Office of External Affairs
Mountain-Prairie Region


U.S. Fish and Wildlife Service
Mountain-Prairie Region
134 Union Boulevard
Lakewood, Colorado 80228

June 21, 2010

Contacts:    Larry Crist 801-975-3330 ext. 126
                    Diane Katzenberger 303-236-4578


Listing of the Least Chub Under the ESA Is Warranted


The U.S. Fish and Wildlife Service announced today that it has determined that listing the least chub, a member of the minnow family endemic to the Bonneville Basin in Utah, as threatened or endangered under the Endangered Species Act (ESA) is warranted, but that listing the fish is precluded by the need to complete other listing actions of a higher priority. The least chub will be classified as a candidate species until a listing proposal can be prepared.  Candidate species do not receive statutory protection under the ESA and remain state-managed species.


In response to a petition filed in June 2007 by the Center for Biological Diversity, the Confederated Tribes of the Goshute Reservation, the Great Basin Chapter of Trout Unlimited, and the Utah Chapter of the Sierra Club, the Service initiated and completed a comprehensive review – known as a 12-month finding – and determined that listing the least chub as threatened or endangered is warranted due to impacts associated with livestock grazing and groundwater withdrawals; predation and competition from nonnative fish, particularly mosquitofish; inadequate regulatory mechanisms controlling groundwater withdrawals; and the cumulative effects of drought, current and future groundwater withdrawals, and climate change.


The least chub is a small minnow, with a maximum size of less than 2.5 inches.  The least chub is a colorful species with a gold stripe along blue sides with white to yellow fins.  It eats primarily algae and small invertebrates and is considered a slow-growing species that rarely lives beyond 3 years of age.  The least chub is native to the Bonneville Basin of Utah where it was once widely distributed throughout a variety of habitats, including rivers, streams, springs, ponds, marshes, and swamps.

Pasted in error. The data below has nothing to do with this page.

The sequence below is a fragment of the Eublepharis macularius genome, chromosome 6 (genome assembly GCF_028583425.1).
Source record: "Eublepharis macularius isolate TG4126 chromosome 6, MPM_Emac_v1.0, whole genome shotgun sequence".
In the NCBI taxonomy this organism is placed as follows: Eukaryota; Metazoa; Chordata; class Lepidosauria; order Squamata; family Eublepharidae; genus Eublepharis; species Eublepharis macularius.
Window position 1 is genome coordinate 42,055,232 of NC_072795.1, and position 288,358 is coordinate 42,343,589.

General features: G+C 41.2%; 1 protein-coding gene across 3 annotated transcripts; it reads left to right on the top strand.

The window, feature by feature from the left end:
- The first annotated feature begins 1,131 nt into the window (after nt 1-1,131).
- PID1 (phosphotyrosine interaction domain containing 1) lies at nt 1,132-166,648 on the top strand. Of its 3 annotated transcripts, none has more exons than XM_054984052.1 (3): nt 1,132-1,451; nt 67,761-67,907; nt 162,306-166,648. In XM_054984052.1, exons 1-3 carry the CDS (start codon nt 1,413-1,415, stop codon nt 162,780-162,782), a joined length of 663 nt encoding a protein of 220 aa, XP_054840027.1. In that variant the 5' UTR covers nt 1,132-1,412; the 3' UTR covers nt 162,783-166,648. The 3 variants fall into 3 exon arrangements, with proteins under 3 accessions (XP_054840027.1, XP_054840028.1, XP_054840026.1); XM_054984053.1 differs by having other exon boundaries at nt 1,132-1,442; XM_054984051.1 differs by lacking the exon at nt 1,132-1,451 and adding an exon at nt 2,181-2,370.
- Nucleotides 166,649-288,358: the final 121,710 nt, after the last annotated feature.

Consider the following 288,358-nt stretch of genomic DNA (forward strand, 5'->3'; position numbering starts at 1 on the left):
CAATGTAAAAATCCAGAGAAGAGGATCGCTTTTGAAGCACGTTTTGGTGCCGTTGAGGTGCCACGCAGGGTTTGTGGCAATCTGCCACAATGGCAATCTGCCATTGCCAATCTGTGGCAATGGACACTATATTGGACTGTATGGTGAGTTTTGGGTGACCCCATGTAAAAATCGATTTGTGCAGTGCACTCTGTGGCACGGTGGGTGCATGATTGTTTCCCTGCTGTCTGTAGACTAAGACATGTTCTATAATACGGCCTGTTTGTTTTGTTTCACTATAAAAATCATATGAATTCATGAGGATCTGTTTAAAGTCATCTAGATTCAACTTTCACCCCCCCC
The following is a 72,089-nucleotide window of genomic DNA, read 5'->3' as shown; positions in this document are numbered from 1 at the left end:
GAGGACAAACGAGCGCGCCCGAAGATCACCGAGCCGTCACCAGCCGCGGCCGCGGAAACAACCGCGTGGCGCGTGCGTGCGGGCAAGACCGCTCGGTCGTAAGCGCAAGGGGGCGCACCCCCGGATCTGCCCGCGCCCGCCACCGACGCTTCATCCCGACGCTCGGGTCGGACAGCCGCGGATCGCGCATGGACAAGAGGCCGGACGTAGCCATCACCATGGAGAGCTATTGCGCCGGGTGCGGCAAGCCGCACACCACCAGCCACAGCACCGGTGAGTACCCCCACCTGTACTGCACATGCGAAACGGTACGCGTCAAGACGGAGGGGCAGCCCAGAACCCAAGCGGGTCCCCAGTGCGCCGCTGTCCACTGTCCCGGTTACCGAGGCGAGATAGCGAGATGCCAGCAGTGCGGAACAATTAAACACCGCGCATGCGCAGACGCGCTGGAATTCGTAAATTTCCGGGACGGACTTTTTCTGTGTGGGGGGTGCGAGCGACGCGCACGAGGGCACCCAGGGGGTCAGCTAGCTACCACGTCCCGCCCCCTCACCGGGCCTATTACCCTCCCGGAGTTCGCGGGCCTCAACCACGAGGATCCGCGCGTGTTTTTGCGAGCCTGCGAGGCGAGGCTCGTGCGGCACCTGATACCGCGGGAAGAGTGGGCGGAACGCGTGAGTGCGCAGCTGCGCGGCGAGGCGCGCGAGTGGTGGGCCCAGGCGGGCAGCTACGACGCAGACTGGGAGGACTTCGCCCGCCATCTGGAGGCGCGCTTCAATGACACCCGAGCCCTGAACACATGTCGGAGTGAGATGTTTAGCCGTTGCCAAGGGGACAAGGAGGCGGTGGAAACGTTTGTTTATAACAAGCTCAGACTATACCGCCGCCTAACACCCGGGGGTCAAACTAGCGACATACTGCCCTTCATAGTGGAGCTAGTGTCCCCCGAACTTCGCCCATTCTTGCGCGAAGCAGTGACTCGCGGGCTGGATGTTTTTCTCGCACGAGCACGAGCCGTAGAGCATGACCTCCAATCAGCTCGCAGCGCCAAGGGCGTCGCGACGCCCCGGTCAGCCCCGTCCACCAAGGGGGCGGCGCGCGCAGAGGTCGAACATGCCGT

Currently, only five wild populations of least chub remain.  Three populations are in Snake Valley in Utah’s West Desert.  They include the Leland Harris Spring Complex, Gandy Salt Marsh, and Bishop Spring Complex.  The remaining two wild populations are located on the eastern border of the native range near the Wasatch Front.  Those populations in the Mills Valley and Clear Lake are in the Sevier River drainage.  A functionally extirpated site exists at Mona Springs in the Utah Lake drainage.


For more information, please visit the Service’s web site at:


The U.S. Fish and Wildlife Service is the principal Federal agency responsible for conserving, protecting and enhancing fish, wildlife and plants and their habitats for the continuing benefit of the American people.  The Service manages the 97-million-acre National Wildlife Refuge System, which encompasses 547 national wildlife refuges, thousands of small wetlands and other special management areas.  It also operates 69 national fish hatcheries, 64 fishery resources offices, and 81 ecological services field stations.  The agency enforces Federal wildlife laws, administers the Endangered Species Act, manages migratory bird populations, restores nationally significant fisheries, conserves and restores wildlife habitat such as wetlands, and helps foreign and Native American tribal governments with their conservation efforts.  It also oversees the Federal Assistance program, which distributes hundreds of millions of dollars in excise taxes on fishing and hunting equipment to state fish and wildlife agencies.